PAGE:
There are countless other possibilities that I haven't even thought of. The add-on system makes PMAC's capabilities limited only by your imagination and scripting abilities. PMAC is designed with this flexibility as a core component so you don't have to re-invent the wheel to do something new. You just plug into its hooks.

A good example of this is the way PMAC and Fred's NPC controller script were able to work in concert with one another throughout the Hypergrid Story project even though neither was designed with the other in mind. Immersive Edge's creators had a lot of the very innovative ideas and, between Fred, Neo and I, those were made achievable with a few minor modifications or special add-ons to our respective scripts.

Fred will be doing a presentation for his excellent NPC controller system tomorrow at this time which I encourage you not to miss!

Another goal was to make PMAC as intuitive as possible for a user. You just want to sit on an object to play right away without having to read instructions or know anything at all about how it works.

I used a fairly MLP-like menu structure since I expected many people to already be familiar with that and not want to learn something new. Most novice users also seem to find it pretty simple.

Being an owner of a system is a little bit more involved. You *do* need to ensure that your region is configured to let you to use the OSSL functions that PMAC requires, but any region that has my danceball in it will probably already have this. Otherwise you can usually rez and start using a pre-made PMAC system right away, or quickly convert an MLP set-up.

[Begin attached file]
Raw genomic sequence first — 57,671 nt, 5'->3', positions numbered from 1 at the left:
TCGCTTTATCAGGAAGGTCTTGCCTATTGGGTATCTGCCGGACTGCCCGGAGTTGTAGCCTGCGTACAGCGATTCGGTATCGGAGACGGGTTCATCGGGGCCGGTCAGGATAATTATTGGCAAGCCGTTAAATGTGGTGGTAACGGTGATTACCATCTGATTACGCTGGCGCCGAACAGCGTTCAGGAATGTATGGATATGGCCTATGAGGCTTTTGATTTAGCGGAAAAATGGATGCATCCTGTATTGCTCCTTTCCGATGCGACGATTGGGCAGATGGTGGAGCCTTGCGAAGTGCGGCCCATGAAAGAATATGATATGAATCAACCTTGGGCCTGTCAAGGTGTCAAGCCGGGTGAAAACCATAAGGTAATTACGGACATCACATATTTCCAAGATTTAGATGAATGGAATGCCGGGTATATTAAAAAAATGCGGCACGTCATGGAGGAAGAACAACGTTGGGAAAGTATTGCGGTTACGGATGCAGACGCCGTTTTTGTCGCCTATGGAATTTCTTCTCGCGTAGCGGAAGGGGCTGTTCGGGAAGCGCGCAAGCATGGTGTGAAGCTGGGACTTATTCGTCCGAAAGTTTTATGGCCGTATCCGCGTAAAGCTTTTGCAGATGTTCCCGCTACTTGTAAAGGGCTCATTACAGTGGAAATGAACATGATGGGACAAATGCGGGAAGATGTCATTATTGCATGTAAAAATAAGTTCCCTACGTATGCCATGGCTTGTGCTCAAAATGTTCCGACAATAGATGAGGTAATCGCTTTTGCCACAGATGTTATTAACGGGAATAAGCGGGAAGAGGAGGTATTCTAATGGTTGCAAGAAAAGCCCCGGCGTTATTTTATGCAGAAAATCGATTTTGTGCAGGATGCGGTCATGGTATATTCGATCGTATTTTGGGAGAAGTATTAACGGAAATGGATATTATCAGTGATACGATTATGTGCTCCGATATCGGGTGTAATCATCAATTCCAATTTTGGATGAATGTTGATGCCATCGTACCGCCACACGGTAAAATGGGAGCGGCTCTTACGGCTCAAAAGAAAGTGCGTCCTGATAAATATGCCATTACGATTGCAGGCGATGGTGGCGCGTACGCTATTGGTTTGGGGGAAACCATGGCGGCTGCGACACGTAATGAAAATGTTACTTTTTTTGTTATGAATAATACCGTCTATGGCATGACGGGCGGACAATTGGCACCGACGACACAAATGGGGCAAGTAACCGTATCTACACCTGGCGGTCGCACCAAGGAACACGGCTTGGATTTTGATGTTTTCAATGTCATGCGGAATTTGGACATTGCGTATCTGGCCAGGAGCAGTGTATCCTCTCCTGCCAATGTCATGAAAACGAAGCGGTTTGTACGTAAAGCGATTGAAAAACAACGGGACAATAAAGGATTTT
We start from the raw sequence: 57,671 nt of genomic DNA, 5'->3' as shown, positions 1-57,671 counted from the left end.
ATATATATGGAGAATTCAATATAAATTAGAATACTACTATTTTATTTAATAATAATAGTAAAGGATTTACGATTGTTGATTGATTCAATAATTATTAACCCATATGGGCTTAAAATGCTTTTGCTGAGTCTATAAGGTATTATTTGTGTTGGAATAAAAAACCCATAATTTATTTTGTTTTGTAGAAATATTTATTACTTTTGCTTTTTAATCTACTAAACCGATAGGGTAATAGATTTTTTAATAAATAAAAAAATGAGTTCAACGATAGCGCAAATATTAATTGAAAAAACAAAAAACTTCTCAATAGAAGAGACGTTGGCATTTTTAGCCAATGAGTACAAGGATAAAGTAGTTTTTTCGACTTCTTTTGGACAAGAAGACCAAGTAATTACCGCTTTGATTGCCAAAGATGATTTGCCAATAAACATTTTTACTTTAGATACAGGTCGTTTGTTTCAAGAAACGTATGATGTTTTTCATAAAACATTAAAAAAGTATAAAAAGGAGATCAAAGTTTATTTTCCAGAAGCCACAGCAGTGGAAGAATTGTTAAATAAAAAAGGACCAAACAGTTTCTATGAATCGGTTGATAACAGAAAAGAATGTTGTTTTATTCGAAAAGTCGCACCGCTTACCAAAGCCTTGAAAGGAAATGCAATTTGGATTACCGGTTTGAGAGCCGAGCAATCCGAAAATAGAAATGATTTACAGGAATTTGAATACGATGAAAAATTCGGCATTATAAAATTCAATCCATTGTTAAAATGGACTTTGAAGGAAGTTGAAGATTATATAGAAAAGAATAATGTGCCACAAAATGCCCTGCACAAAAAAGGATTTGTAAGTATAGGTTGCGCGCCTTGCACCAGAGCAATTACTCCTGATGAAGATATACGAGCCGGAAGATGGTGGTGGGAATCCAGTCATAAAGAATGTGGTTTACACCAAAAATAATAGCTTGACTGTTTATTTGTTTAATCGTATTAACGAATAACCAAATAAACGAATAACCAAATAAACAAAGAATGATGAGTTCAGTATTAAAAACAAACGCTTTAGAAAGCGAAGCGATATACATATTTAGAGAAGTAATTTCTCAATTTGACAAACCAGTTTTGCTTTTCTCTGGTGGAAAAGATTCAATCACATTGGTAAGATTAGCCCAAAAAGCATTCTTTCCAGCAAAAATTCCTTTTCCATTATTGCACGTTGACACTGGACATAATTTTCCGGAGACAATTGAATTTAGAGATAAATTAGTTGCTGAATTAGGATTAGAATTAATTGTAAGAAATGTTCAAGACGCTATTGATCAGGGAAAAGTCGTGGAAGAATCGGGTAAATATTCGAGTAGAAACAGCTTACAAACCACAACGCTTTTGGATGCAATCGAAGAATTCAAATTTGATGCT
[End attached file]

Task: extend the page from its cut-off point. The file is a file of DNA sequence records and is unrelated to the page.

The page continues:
Reconfiguring or setting up your own system from scratch is a little more complex, but I have written a few blog tutorials that cover the basics. There are also detailed Read Me notecards supplied with the system. I won't say it's easy, but it's much, much easier -- and I hope more intuitive -- than attempting to do the same with MLP.

I supply extensive documentation with the system about how it works, how to set it up, how to modify it, and all of the other necessary information to unleash its power. Those "Read Me" notecards should answer almost all general use questions.

As I mentioned earlier, I've also posted some tutorials on my blog with even more detailed step-by-step instructions for some of the more common things you might want to do.

I'm also happy to answer your questions about it when I'm in world (but please check the other documentation first).

One final, absolutely essential PMAC feature: it's completely free!

The hundreds of hours of scripting and testing that went into PMAC are part of my donation back to the community. The entire PMAC system is full perm and released under Creative Commons Attribution-Non-Commercial-ShareAlike 4.0 International license. That means you can modify it, re-distribute it, or give away objects made with it. The only restrictions are that you can't sell it – or systems that use it – for money without separately obtaining my permission to do so; and you need to credit me for the original scripts.

I have no objection to people profiting from their own work and creations, as long as they're not lining their pockets with mine.

This concludes my presentation which, I hope, has given you a good overview of what PMAC has to offer and the huge range of possibilities for it's use.

You can see it in action in many of the Immersive Edge regions and I also have a full working version of it for you to play with at your leisure in my Paramour region on RefugeGrid.

The current version of the complete boxed system as well as all the various add-ons are available in my main Paramour Shopping region in RefugeGrid. There are boxed copies of it here, in Nara's Nook, and a number of other places throughout the Metaverse. You can also check my blog any time to find out what the most current version is, what add-ons are available, and other related news.

Thank you all for coming, and I hope you enjoy your visit.